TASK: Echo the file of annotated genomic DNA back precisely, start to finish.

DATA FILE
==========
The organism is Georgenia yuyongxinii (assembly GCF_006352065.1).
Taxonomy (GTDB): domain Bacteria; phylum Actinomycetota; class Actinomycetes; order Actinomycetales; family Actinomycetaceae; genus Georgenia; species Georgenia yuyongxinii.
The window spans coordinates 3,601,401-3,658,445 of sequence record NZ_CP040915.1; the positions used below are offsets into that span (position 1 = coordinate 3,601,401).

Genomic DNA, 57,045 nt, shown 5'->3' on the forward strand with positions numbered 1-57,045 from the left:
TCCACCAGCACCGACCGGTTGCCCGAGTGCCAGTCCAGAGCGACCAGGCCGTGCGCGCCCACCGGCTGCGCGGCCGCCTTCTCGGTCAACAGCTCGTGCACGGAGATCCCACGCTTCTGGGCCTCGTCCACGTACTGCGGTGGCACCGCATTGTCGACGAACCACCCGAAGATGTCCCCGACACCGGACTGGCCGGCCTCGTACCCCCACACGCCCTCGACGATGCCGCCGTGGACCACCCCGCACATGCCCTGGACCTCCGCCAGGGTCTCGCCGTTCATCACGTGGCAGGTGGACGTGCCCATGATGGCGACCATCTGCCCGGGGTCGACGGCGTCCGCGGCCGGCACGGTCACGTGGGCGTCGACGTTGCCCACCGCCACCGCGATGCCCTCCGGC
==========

The organism is Georgenia yuyongxinii (assembly GCF_006352065.1).
Taxonomy (GTDB): domain Bacteria; phylum Actinomycetota; class Actinomycetes; order Actinomycetales; family Actinomycetaceae; genus Georgenia; species Georgenia yuyongxinii.
The window spans coordinates 3,601,401-3,658,445 of sequence record NZ_CP040915.1; the positions used below are offsets into that span (position 1 = coordinate 3,601,401).

Genomic DNA, 57,045 nt, shown 5'->3' on the forward strand with positions numbered 1-57,045 from the left:
TCCACCAGCACCGACCGGTTGCCCGAGTGCCAGTCCAGAGCGACCAGGCCGTGCGCGCCCACCGGCTGCGCGGCCGCCTTCTCGGTCAACAGCTCGTGCACGGAGATCCCACGCTTCTGGGCCTCGTCCACGTACTGCGGTGGCACCGCATTGTCGACGAACCACCCGAAGATGTCCCCGACACCGGACTGGCCGGCCTCGTACCCCCACACGCCCTCGACGATGCCGCCGTGGACCACCCCGCACATGCCCTGGACCTCCGCCAGGGTCTCGCCGTTCATCACGTGGCAGGTGGACGTGCCCATGATGGCGACCATCTGCCCGGGGTCGACGGCGTCCGCGGCCGGCACGGTCACGTGGGCGTCGACGTTGCCCACCGCCACCGCGATGCCCTCCGGC